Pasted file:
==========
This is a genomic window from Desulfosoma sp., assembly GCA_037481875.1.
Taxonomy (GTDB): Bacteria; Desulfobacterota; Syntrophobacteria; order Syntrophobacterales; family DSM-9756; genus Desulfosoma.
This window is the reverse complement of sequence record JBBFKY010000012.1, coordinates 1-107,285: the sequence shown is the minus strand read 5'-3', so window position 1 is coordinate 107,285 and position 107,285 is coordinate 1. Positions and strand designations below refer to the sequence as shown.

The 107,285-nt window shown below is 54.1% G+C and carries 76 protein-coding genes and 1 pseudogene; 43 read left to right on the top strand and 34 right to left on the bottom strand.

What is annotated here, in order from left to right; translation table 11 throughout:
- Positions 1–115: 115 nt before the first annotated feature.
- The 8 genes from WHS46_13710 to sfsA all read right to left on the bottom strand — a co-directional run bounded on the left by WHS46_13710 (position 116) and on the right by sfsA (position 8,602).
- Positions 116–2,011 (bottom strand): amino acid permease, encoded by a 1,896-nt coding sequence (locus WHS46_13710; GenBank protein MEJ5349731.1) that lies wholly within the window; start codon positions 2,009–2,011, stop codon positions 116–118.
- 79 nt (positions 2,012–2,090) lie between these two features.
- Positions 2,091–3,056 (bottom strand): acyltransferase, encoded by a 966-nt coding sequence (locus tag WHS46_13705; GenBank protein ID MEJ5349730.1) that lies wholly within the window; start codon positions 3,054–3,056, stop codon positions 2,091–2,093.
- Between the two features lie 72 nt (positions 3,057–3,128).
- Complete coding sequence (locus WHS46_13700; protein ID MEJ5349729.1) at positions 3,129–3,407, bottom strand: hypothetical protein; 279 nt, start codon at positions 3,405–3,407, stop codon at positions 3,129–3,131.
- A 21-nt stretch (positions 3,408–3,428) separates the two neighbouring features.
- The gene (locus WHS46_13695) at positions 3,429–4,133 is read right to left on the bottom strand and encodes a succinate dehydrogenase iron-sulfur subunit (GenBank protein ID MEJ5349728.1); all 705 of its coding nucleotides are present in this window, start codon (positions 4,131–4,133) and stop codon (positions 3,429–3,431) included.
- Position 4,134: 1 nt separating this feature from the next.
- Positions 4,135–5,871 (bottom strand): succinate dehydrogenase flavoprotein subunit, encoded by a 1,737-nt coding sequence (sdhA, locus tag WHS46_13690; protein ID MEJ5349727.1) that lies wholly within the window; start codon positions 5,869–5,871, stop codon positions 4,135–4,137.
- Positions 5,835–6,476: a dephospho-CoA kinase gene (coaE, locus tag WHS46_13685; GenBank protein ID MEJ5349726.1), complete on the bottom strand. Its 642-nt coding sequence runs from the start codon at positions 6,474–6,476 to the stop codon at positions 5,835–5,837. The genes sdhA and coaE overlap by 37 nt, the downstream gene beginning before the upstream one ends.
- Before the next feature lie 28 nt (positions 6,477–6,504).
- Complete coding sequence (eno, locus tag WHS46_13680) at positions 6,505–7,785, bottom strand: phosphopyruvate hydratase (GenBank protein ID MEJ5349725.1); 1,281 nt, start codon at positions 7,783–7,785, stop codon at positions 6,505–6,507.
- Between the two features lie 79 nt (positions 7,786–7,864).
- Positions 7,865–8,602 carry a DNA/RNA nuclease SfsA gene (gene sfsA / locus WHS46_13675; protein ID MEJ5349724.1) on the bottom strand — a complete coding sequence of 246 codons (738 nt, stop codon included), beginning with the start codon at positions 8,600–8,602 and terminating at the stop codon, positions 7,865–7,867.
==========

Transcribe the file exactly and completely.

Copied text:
This is a genomic window from Desulfosoma sp., assembly GCA_037481875.1.
Taxonomy (GTDB): Bacteria; Desulfobacterota; Syntrophobacteria; order Syntrophobacterales; family DSM-9756; genus Desulfosoma.
This window is the reverse complement of sequence record JBBFKY010000012.1, coordinates 1-107,285: the sequence shown is the minus strand read 5'-3', so window position 1 is coordinate 107,285 and position 107,285 is coordinate 1. Positions and strand designations below refer to the sequence as shown.

The 107,285-nt window shown below is 54.1% G+C and carries 76 protein-coding genes and 1 pseudogene; 43 read left to right on the top strand and 34 right to left on the bottom strand.

What is annotated here, in order from left to right; translation table 11 throughout:
- Positions 1–115: 115 nt before the first annotated feature.
- The 8 genes from WHS46_13710 to sfsA all read right to left on the bottom strand — a co-directional run bounded on the left by WHS46_13710 (position 116) and on the right by sfsA (position 8,602).
- Positions 116–2,011 (bottom strand): amino acid permease, encoded by a 1,896-nt coding sequence (locus WHS46_13710; GenBank protein MEJ5349731.1) that lies wholly within the window; start codon positions 2,009–2,011, stop codon positions 116–118.
- 79 nt (positions 2,012–2,090) lie between these two features.
- Positions 2,091–3,056 (bottom strand): acyltransferase, encoded by a 966-nt coding sequence (locus tag WHS46_13705; GenBank protein ID MEJ5349730.1) that lies wholly within the window; start codon positions 3,054–3,056, stop codon positions 2,091–2,093.
- Between the two features lie 72 nt (positions 3,057–3,128).
- Complete coding sequence (locus WHS46_13700; protein ID MEJ5349729.1) at positions 3,129–3,407, bottom strand: hypothetical protein; 279 nt, start codon at positions 3,405–3,407, stop codon at positions 3,129–3,131.
- A 21-nt stretch (positions 3,408–3,428) separates the two neighbouring features.
- The gene (locus WHS46_13695) at positions 3,429–4,133 is read right to left on the bottom strand and encodes a succinate dehydrogenase iron-sulfur subunit (GenBank protein ID MEJ5349728.1); all 705 of its coding nucleotides are present in this window, start codon (positions 4,131–4,133) and stop codon (positions 3,429–3,431) included.
- Position 4,134: 1 nt separating this feature from the next.
- Positions 4,135–5,871 (bottom strand): succinate dehydrogenase flavoprotein subunit, encoded by a 1,737-nt coding sequence (sdhA, locus tag WHS46_13690; protein ID MEJ5349727.1) that lies wholly within the window; start codon positions 5,869–5,871, stop codon positions 4,135–4,137.
- Positions 5,835–6,476: a dephospho-CoA kinase gene (coaE, locus tag WHS46_13685; GenBank protein ID MEJ5349726.1), complete on the bottom strand. Its 642-nt coding sequence runs from the start codon at positions 6,474–6,476 to the stop codon at positions 5,835–5,837. The genes sdhA and coaE overlap by 37 nt, the downstream gene beginning before the upstream one ends.
- Before the next feature lie 28 nt (positions 6,477–6,504).
- Complete coding sequence (eno, locus tag WHS46_13680) at positions 6,505–7,785, bottom strand: phosphopyruvate hydratase (GenBank protein ID MEJ5349725.1); 1,281 nt, start codon at positions 7,783–7,785, stop codon at positions 6,505–6,507.
- Between the two features lie 79 nt (positions 7,786–7,864).
- Positions 7,865–8,602 carry a DNA/RNA nuclease SfsA gene (gene sfsA / locus WHS46_13675; protein ID MEJ5349724.1) on the bottom strand — a complete coding sequence of 246 codons (738 nt, stop codon included), beginning with the start codon at positions 8,600–8,602 and terminating at the stop codon, positions 7,865–7,867.